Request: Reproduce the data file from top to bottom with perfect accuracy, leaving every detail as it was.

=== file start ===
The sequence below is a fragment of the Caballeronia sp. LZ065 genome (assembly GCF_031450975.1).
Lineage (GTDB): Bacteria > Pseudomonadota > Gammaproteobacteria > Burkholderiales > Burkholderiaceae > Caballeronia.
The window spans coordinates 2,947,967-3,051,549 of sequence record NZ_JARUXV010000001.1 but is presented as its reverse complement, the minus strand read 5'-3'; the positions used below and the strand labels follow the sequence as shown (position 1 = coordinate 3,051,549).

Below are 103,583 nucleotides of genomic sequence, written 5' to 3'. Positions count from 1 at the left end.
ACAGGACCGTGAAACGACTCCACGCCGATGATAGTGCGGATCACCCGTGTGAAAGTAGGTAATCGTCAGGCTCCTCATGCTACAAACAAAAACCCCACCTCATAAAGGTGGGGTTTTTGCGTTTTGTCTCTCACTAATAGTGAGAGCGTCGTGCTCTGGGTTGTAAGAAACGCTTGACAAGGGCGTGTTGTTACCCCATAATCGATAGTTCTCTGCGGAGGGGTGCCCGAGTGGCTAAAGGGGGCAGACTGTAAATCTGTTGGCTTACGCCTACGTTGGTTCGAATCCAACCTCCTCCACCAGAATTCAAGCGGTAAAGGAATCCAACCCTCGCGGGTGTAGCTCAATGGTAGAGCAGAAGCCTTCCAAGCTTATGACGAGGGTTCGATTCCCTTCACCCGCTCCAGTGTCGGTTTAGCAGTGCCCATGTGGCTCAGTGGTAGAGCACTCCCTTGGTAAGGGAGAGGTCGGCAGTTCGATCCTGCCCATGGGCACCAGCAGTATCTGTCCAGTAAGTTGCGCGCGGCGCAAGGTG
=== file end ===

The sequence below is a fragment of the Caballeronia sp. LZ065 genome (assembly GCF_031450975.1).
Lineage (GTDB): Bacteria > Pseudomonadota > Gammaproteobacteria > Burkholderiales > Burkholderiaceae > Caballeronia.
The window spans coordinates 2,947,967-3,051,549 of sequence record NZ_JARUXV010000001.1 but is presented as its reverse complement, the minus strand read 5'-3'; the positions used below and the strand labels follow the sequence as shown (position 1 = coordinate 3,051,549).

Below are 103,583 nucleotides of genomic sequence, written 5' to 3'. Positions count from 1 at the left end.
ACAGGACCGTGAAACGACTCCACGCCGATGATAGTGCGGATCACCCGTGTGAAAGTAGGTAATCGTCAGGCTCCTCATGCTACAAACAAAAACCCCACCTCATAAAGGTGGGGTTTTTGCGTTTTGTCTCTCACTAATAGTGAGAGCGTCGTGCTCTGGGTTGTAAGAAACGCTTGACAAGGGCGTGTTGTTACCCCATAATCGATAGTTCTCTGCGGAGGGGTGCCCGAGTGGCTAAAGGGGGCAGACTGTAAATCTGTTGGCTTACGCCTACGTTGGTTCGAATCCAACCTCCTCCACCAGAATTCAAGCGGTAAAGGAATCCAACCCTCGCGGGTGTAGCTCAATGGTAGAGCAGAAGCCTTCCAAGCTTATGACGAGGGTTCGATTCCCTTCACCCGCTCCAGTGTCGGTTTAGCAGTGCCCATGTGGCTCAGTGGTAGAGCACTCCCTTGGTAAGGGAGAGGTCGGCAGTTCGATCCTGCCCATGGGCACCAGCAGTATCTGTCCAGTAAGTTGCGCGCGGCGCAAGGTG